Sitapha Savane considered attending several colleges renowned for their academics before choosing to attend the U.S. Naval Academy, in the fall of 1996. "I figured an Ivy League school could give me knowledge, but it might not teach me about being a leader," Savane says. "If you want to be a leader, the best thing to do is be around people who are leaders."
Through Sunday, Savane, a 6'8" junior forward, led the Patriot League in field goal shooting (56.5%) and rebounding (8.4 per game), but the leadership position he aspires to is of a different sort: the presidency of his native Senegal. This is no pipe dream. Sitapha's father, Landing, is vice president of Senegal's parliament and a leading candidate for president in 2000. "They don't have opinion polls in Senegal, but I would say there's a high probability he will be president," Sitapha says. "People seem fed up with the government right now."
From watching his father, Sitapha knows firsthand that in politics, just as in basketball, success doesn't come without sacrifice or risk. Landing is a longtime leader of one of Senegal's major opposition parties and has been arrested twice, including once as he sat at the dinner table with Sitapha, then 15, watching. Sitapha blossomed as a basketball player while finishing up his secondary education at the United Nations International School in New York City, where his mother, Marie-Angelique, was working as the director of the Africa division of the United Nations Population Fund. Through Sunday, Savane, a low-post scoring threat, had started nine of Navy's last 10 games and was second among the Midshipmen in scoring, with an average of 13.2 points per game. More important, his work on the boards had been critical in helping Navy (16-5 overall and a second-place 5-2 in the Patriot League) to an 11.8 average rebounding margin, the best in the nation.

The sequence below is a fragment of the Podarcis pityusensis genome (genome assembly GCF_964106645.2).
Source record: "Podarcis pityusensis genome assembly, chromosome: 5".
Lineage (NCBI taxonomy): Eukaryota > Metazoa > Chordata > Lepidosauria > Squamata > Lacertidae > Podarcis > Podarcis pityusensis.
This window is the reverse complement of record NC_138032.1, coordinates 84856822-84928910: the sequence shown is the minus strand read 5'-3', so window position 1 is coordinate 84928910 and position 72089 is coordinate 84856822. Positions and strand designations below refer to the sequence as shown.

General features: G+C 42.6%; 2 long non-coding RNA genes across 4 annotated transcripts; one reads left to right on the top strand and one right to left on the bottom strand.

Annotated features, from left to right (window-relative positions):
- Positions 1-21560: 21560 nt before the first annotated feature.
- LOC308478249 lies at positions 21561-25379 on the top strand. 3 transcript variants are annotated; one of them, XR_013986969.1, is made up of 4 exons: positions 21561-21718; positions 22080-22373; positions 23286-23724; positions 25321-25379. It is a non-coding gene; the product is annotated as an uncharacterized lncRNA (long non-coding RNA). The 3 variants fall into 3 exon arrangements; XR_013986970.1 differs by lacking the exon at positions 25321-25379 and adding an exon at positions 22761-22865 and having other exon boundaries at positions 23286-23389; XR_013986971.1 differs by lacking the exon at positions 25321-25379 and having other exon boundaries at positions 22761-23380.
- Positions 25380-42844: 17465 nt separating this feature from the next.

One of 40 foreign students at the Academy (only 10 a year receive appointments), Savane had an especially rough freshman year in Annapolis. Not only did he have to put up with the rigors of plebe year, but he also spent the basketball season playing for the jayvee because the coaches felt it would be better for his development. "I really doubted myself," he says, "but I figured you can either cry about it and transfer or work hard and get better. So that's what I did."
It's a lesson that will serve him well in his quest to be an officer and a president. If you want to be a leader in this world, you've got to know how to rebound.